At K15t, we always keep a version named next in a space, which isn't initially shown in our viewport. All doc changes for the upcoming release are made in the next version in private. Once the release and the docs are ready, we rename it to the release version number, set it to show in the viewport, and create a new next version.

Permissions

For the most part, permissions can be set up the same way they are in any other space. Once you have the authors and readers configured, we recommend you test it within a private browsing session or a Confluence account that is configured to be a reader.

For an internal audience that logs into Confluence to view the content, check which versions are visible to them. If they have access to versions with the Author only label, try changing the value for the setting repository.property.version.fullaccess.reviewers in the Advanced Plugin Settings.

Viewport in a Space Published by Scroll Versions

Sometimes, for varying reasons, creating a viewport in the authoring space is not possible or just impractical for the goals at hand. In this case, you can publish a version into another Confluence space and create a viewport in the space.

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Unique to this approach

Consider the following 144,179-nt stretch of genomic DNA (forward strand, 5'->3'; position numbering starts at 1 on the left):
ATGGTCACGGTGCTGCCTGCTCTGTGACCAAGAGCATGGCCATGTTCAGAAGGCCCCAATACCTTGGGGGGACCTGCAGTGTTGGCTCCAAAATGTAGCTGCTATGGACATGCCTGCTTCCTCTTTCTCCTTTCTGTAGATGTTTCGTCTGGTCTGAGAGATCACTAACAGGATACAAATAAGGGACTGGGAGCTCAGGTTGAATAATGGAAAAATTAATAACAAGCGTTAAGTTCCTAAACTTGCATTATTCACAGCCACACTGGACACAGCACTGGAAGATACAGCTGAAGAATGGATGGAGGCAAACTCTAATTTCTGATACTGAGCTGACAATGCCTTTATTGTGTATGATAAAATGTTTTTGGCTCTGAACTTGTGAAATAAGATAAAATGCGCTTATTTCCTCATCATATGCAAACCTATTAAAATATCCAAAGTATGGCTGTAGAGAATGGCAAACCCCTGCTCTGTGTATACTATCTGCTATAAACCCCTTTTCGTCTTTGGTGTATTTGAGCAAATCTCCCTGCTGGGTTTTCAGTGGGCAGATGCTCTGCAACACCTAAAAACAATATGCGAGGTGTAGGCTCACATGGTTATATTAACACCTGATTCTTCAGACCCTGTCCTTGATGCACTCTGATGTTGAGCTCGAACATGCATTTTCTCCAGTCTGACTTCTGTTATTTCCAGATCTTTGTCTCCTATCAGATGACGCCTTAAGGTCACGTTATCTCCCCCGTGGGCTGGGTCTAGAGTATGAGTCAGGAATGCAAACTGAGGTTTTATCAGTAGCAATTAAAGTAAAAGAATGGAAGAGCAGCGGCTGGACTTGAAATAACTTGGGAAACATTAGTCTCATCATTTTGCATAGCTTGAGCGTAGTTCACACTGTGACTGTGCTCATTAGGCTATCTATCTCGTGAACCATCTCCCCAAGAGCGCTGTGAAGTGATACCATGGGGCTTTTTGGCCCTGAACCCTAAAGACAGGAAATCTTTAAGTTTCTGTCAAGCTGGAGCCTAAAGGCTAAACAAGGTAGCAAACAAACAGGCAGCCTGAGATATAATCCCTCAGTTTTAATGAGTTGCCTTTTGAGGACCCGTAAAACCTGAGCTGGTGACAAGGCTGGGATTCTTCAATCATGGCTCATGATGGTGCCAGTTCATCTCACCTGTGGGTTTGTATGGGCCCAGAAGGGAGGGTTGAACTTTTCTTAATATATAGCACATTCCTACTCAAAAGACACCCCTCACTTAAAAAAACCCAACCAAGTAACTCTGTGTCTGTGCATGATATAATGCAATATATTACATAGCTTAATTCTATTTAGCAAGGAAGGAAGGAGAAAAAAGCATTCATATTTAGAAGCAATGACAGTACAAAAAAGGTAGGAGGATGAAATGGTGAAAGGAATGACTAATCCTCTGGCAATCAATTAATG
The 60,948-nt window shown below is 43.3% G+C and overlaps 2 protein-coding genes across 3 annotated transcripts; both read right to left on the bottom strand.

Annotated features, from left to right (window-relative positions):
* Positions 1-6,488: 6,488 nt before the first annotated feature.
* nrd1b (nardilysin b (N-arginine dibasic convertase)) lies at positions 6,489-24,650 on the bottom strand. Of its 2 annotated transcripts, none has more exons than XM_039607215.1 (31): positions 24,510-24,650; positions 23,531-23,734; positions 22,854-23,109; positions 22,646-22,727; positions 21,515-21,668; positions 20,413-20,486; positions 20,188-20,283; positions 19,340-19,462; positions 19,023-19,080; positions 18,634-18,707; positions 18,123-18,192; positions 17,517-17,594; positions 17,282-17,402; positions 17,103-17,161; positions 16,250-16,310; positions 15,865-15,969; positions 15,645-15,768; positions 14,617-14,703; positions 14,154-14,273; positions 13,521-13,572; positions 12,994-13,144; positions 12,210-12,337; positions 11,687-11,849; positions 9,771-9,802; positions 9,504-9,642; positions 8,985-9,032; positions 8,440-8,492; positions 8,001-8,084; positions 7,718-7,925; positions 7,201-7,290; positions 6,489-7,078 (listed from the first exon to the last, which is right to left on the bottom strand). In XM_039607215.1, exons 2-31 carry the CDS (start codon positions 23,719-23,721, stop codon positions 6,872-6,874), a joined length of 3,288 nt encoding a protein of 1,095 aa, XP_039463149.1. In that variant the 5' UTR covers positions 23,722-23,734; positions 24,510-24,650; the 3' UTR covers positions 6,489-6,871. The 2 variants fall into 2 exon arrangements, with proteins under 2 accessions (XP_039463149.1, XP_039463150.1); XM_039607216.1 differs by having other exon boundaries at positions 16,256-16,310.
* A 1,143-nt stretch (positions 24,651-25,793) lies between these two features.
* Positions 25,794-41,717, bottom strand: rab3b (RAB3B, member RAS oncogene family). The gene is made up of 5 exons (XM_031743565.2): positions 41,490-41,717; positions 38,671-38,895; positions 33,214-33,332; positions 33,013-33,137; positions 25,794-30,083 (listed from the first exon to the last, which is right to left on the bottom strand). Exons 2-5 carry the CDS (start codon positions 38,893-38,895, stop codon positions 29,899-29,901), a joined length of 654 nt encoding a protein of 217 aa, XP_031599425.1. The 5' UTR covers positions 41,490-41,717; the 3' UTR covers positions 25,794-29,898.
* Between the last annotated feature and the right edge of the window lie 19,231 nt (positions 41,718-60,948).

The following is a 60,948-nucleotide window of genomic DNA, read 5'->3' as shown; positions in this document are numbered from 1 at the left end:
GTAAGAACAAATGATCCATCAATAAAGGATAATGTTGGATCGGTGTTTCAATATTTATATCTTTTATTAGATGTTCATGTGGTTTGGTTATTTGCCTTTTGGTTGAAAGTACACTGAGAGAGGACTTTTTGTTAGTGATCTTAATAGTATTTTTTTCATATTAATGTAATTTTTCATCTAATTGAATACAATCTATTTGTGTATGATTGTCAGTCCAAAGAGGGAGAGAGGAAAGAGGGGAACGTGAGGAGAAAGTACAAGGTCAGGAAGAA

• Independent content: Changes to the authoring space don't affect public space content in any way, allowing for breaking changes to the content and space structure.
  • Separate access: The authoring space and the public spaces are managed completely separately, allowing for more granular access control. When publishing remotely, authoring and public spaces can even be on separate Confluence instances.
  • Change traceability: As public space content can only be changed by Scroll Versions' publishing functionality, it's easier to keep track of changes, which is might be a requirement in some regulated industries.


Things to keep in mind

  • Publishing process is required: Scroll Versions publishing operates on a space version scope, meaning a publishing process has to be done for the entire space, even if only minor changes are published. In spaces with many pages and attachments (like images), this process might take a while.
  • Public spaces contain one version: Due to the space version scope, a viewport in a public space can only contain one version and cannot contain a version picker to switch between versions. You can however publish each version into its own public space.
  • Linking to other public spaces: Though all links within an authoring space are adjusted during publishing, links between several master spaces will break after publishing.

Setup, authoring, and publishing flow

As Scroll Versions produces typical spaces as the result of publishing, there isn't anything special to look out for when using Scroll Viewport in this case. Learn more about Scroll Viewport.

To learn about managing versions and publishing them in Confluence, Publish in Confluence is a good place to start.

Permissions

As mentioned above, permissions in the authoring and public spaces are completely independent. Learn about Scroll Versions' authoring space permissions in our documentation, and refer to the Atlassian documentation for permissions in the public space.